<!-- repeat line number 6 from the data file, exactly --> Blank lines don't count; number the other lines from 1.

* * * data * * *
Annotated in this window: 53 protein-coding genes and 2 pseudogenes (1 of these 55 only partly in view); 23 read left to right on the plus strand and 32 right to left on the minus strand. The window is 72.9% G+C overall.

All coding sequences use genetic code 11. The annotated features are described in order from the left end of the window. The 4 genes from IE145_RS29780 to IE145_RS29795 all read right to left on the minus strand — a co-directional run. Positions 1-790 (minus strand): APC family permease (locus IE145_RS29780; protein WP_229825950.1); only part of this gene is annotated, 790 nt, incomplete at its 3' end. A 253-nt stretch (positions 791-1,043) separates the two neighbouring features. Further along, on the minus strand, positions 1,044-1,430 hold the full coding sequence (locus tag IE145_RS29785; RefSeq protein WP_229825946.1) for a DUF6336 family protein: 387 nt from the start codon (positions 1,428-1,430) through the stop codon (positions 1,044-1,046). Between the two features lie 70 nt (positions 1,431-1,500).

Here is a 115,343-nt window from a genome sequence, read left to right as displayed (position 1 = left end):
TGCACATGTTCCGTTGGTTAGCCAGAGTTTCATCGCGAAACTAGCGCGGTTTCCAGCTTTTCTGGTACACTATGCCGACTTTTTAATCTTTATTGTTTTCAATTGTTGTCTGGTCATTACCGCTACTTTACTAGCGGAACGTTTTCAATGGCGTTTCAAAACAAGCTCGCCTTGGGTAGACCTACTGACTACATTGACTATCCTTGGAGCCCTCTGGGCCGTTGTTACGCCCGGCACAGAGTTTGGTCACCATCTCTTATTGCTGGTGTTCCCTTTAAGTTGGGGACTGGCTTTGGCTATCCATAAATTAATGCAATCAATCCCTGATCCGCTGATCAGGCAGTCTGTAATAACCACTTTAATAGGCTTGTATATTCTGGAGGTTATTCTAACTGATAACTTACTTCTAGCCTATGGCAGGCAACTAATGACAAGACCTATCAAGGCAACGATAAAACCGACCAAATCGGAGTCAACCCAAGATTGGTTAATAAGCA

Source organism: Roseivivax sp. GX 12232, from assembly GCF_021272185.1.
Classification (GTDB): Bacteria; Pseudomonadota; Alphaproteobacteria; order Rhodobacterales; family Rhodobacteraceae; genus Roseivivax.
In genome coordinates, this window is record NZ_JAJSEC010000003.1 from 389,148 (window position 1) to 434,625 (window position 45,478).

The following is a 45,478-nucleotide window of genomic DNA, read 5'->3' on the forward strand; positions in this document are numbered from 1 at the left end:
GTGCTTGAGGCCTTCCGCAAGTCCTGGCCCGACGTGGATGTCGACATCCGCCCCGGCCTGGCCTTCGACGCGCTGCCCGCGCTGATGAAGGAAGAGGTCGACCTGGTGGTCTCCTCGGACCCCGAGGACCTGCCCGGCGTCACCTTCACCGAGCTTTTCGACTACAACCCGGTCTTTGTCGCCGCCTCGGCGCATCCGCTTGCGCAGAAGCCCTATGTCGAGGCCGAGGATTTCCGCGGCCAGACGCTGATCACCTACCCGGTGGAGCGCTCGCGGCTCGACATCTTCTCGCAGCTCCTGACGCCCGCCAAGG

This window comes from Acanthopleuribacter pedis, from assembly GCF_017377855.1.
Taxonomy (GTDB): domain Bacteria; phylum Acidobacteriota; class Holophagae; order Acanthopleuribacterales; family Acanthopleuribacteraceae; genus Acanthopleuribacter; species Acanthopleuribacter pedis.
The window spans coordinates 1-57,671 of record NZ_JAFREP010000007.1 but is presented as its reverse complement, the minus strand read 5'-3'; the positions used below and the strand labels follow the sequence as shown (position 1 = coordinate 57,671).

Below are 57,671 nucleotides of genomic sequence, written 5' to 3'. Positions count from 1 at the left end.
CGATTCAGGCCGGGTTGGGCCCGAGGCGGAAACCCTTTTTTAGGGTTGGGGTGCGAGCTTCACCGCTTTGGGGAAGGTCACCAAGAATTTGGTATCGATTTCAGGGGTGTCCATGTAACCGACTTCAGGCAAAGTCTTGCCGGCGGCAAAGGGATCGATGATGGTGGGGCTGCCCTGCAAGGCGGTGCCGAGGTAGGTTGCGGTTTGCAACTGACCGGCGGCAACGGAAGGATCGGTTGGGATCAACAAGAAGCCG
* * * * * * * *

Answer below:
Classification (GTDB): Bacteria; Pseudomonadota; Alphaproteobacteria; order Rhodobacterales; family Rhodobacteraceae; genus Roseivivax.